Residents fume over China's smog problem

The railway authorities say they are giving high-speed trains a scrub-down every day - instead of once every two days - after pictures emerged showing a train covered in dirt after travelling through smog.
The railway authorities say they are giving high-speed trains a scrub-down every day - instead of once every two days - after pictures emerged showing a train covered in dirt after travelling through smog.PHOTOS: WEIBO ACCOUNT OF PEOPLERAIL.COM
The railway authorities say they are giving high-speed trains a scrub-down every day - instead of once every two days - after pictures emerged showing a train covered in dirt after travelling through smog.
The railway authorities say they are giving high-speed trains a scrub-down every day - instead of once every two days - after pictures emerged showing a train covered in dirt after travelling through smog.PHOTOS: WEIBO ACCOUNT OF PEOPLERAIL.COM

Steps taken to make situation more bearable; one expert warns of emigration

BEIJING • For the fourth weekend in a row, hundreds of millions of Chinese are being advised to avoid outdoor activities as the country's north grapples with a lingering smog crisis.

Thirty-one cities maintain red alerts, the highest of a four-tier warning system. Orange alerts and yellow alerts are still in place in 30 other cities, reported China News Service.

Air quality is forecast to improve only tomorrow, when the arrival of a cold front brings snow and rain to many parts of northern China.

Snow fell in Beijing on Thursday, prompting the city's meteorological bureau to issue warnings - not once but thrice - that the snow was "very dirty". It urged residents to stay indoors.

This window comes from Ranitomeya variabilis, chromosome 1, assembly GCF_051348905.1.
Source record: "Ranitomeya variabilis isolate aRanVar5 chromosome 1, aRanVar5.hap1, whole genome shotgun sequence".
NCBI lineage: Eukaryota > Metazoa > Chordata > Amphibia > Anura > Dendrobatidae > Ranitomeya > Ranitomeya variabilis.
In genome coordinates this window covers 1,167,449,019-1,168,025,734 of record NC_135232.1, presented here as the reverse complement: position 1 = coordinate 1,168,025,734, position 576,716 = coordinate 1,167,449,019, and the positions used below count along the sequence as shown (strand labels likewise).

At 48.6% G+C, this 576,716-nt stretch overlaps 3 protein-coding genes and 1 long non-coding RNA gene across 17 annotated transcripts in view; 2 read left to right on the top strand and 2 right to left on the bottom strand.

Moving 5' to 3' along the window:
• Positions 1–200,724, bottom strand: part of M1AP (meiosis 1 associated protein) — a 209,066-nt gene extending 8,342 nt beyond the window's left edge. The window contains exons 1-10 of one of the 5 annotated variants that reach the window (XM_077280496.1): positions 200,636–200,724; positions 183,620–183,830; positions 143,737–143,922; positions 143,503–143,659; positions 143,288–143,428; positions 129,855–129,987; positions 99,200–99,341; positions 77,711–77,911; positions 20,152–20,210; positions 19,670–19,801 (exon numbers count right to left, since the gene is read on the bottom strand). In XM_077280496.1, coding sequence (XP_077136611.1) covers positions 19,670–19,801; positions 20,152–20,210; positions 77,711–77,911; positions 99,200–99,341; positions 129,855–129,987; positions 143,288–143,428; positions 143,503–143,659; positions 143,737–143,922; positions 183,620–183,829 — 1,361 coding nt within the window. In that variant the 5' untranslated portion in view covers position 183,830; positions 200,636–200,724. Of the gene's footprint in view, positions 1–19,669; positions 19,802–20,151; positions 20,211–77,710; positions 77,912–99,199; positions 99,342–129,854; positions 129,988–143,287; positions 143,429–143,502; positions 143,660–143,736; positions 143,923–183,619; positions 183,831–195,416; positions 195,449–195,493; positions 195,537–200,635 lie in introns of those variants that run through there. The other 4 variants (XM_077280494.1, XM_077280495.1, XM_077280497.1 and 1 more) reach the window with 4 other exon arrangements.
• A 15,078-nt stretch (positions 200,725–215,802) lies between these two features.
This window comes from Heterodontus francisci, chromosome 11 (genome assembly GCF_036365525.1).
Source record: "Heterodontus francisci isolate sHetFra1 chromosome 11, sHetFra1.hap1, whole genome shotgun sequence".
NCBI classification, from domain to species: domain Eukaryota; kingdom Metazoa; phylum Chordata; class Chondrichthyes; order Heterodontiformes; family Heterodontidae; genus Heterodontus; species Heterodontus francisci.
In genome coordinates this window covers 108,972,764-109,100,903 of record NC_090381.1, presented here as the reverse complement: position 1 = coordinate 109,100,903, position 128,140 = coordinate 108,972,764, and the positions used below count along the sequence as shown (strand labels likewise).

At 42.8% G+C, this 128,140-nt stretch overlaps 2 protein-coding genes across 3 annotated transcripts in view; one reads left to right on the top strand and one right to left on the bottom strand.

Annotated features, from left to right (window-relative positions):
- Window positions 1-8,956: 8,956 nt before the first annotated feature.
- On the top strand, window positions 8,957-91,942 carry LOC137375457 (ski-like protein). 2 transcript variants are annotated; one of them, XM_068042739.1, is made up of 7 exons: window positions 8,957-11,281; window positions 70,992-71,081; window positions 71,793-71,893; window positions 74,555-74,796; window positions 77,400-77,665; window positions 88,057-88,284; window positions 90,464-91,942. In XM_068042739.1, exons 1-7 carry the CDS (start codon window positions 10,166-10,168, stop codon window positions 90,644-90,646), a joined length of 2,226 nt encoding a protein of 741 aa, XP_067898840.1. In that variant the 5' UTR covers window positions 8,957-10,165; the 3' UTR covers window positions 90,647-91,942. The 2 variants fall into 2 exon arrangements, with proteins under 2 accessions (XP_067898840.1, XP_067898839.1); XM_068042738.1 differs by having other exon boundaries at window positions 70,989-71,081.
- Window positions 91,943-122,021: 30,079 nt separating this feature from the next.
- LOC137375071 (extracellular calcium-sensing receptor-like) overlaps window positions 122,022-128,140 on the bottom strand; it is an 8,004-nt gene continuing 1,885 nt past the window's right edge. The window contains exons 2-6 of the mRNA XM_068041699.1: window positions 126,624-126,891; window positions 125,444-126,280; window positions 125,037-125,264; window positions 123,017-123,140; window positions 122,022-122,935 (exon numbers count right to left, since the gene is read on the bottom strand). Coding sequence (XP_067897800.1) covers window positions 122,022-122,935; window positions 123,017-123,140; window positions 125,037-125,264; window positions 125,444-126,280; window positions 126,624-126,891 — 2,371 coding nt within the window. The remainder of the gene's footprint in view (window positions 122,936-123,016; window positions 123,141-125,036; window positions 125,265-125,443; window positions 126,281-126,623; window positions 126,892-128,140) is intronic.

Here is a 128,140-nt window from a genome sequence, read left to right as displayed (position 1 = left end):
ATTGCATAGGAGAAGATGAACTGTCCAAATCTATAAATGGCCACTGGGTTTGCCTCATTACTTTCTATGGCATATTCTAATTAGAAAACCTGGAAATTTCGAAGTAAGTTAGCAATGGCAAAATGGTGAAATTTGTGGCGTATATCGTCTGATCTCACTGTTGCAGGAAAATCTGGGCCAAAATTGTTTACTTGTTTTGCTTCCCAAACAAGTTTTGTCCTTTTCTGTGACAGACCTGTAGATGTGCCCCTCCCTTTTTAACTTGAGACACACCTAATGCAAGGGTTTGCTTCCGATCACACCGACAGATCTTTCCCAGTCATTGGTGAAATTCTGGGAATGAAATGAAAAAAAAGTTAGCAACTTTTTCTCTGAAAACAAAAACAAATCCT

In a piece headlined "Bitter banter about smog turns into anger, frustration", the influential Global Times newspaper reported on Thursday that public opinion in China has been "choked with depression, fear and anger" and that the heavy smog has been corroding the government's credibility. It said that economic losses are meagre compared with torrential waves of complaints by disgruntled city dwellers.

It noted that the public sentiment has changed noticeably during the latest round of smog.

"Having experienced repeated hits of the smog, a lot of people know it's not a laughing matter and wonder if there is a cure to this problem or if they will have to live with it for the rest of their lives," the state-run newspaper reported.

A fictional video that went viral on Wednesday portrays future Beijing residents as people who have grown long nose hair to adapt.

"If you don't change the smog, the smog will change you," says the video, which has been viewed more than 10 million times and liked more than 10,000 times on Weibo as of Wednesday.

Starting yesterday, air purification systems were installed in some of the city's schools and kindergartens as part of a pilot project to protect children from air pollution.

Beijing issued a five-day red alert for smog on Dec 16. Since then, the capital and most of northern China have been hit by recurrent smog.

The municipal education authority said that children are the future of families and the nation, and their health not only concerns their parents but is also a top priority of the education authorities, reported China Daily.

Apart from pictures of smog-covered cities on social media, talk of fleeing the heavily polluted cities is getting louder.

A separate post that went viral showed pictures of a high-speed train covered in brownish dirt after travelling through smog-hit regions, from Xuzhou in the eastern Jiangsu province to Beijing. In response, the railway authorities say they are giving the high-speed trains a daily scrub-down instead of one every two days.

Experts say the smog will profoundly change China in many ways. In a commentary published on caixin.com, Professor Wang Dingding of Peking University said people will move to smaller cities first, but if conditions continue to deteriorate, middle- and high-income groups will seek to emigrate.

On Dec 22, the Beijing government published a letter in the Beijing Daily to thank local residents for their cooperation during a period of severe smog.

The letter infuriated rather than appeased netizens, with many asking why the government was not apologising.

A version of this article appeared in the print edition of The Straits Times on January 07, 2017, with the headline 'Residents fume over China's smog problem'. Print Edition | Subscribe